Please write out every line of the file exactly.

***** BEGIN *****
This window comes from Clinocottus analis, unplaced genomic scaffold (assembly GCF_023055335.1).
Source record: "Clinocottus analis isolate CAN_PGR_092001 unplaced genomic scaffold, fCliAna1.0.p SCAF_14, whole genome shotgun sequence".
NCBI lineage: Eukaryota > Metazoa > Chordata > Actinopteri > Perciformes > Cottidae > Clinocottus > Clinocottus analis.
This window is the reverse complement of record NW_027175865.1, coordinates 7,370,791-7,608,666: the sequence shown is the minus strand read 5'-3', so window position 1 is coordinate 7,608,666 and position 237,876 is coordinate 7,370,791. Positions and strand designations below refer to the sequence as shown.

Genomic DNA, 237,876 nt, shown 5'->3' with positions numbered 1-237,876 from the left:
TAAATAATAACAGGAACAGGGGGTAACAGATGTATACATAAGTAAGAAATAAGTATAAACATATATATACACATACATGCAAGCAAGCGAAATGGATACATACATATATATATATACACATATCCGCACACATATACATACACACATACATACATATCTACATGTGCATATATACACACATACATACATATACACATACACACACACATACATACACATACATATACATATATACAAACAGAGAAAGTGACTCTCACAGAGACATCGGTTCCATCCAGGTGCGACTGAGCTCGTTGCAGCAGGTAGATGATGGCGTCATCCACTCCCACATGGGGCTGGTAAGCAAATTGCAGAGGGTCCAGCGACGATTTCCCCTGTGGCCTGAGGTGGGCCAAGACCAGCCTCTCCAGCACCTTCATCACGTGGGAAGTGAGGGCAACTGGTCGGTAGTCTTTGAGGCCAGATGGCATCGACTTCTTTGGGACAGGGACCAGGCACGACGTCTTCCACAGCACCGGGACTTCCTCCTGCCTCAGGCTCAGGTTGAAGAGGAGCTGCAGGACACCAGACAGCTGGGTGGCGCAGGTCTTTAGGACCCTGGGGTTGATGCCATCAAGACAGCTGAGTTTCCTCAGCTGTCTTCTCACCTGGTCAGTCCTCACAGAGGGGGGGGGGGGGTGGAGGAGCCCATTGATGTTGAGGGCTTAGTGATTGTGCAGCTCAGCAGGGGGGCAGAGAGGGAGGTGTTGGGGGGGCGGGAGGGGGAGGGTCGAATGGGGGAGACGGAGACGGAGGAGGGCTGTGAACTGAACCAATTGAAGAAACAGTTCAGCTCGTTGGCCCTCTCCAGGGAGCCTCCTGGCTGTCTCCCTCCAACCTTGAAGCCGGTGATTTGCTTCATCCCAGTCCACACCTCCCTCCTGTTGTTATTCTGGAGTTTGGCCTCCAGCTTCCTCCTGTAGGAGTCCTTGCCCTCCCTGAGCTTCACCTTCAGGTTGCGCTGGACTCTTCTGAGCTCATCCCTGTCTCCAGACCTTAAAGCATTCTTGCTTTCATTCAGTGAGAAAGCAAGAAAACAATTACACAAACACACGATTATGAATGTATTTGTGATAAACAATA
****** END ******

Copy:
This window comes from Clinocottus analis, unplaced genomic scaffold (assembly GCF_023055335.1).
Source record: "Clinocottus analis isolate CAN_PGR_092001 unplaced genomic scaffold, fCliAna1.0.p SCAF_14, whole genome shotgun sequence".
NCBI lineage: Eukaryota > Metazoa > Chordata > Actinopteri > Perciformes > Cottidae > Clinocottus > Clinocottus analis.
This window is the reverse complement of record NW_027175865.1, coordinates 7,370,791-7,608,666: the sequence shown is the minus strand read 5'-3', so window position 1 is coordinate 7,608,666 and position 237,876 is coordinate 7,370,791. Positions and strand designations below refer to the sequence as shown.

Genomic DNA, 237,876 nt, shown 5'->3' with positions numbered 1-237,876 from the left:
TAAATAATAACAGGAACAGGGGGTAACAGATGTATACATAAGTAAGAAATAAGTATAAACATATATATACACATACATGCAAGCAAGCGAAATGGATACATACATATATATATATACACATATCCGCACACATATACATACACACATACATACATATCTACATGTGCATATATACACACATACATACATATACACATACACACACACATACATACACATACATATACATATATACAAACAGAGAAAGTGACTCTCACAGAGACATCGGTTCCATCCAGGTGCGACTGAGCTCGTTGCAGCAGGTAGATGATGGCGTCATCCACTCCCACATGGGGCTGGTAAGCAAATTGCAGAGGGTCCAGCGACGATTTCCCCTGTGGCCTGAGGTGGGCCAAGACCAGCCTCTCCAGCACCTTCATCACGTGGGAAGTGAGGGCAACTGGTCGGTAGTCTTTGAGGCCAGATGGCATCGACTTCTTTGGGACAGGGACCAGGCACGACGTCTTCCACAGCACCGGGACTTCCTCCTGCCTCAGGCTCAGGTTGAAGAGGAGCTGCAGGACACCAGACAGCTGGGTGGCGCAGGTCTTTAGGACCCTGGGGTTGATGCCATCAAGACAGCTGAGTTTCCTCAGCTGTCTTCTCACCTGGTCAGTCCTCACAGAGGGGGGGGGGGGGTGGAGGAGCCCATTGATGTTGAGGGCTTAGTGATTGTGCAGCTCAGCAGGGGGGCAGAGAGGGAGGTGTTGGGGGGGCGGGAGGGGGAGGGTCGAATGGGGGAGACGGAGACGGAGGAGGGCTGTGAACTGAACCAATTGAAGAAACAGTTCAGCTCGTTGGCCCTCTCCAGGGAGCCTCCTGGCTGTCTCCCTCCAACCTTGAAGCCGGTGATTTGCTTCATCCCAGTCCACACCTCCCTCCTGTTGTTATTCTGGAGTTTGGCCTCCAGCTTCCTCCTGTAGGAGTCCTTGCCCTCCCTGAGCTTCACCTTCAGGTTGCGCTGGACTCTTCTGAGCTCATCCCTGTCTCCAGACCTTAAAGCATTCTTGCTTTCATTCAGTGAGAAAGCAAGAAAACAATTACACAAACACACGATTATGAATGTATTTGTGATAAACAATA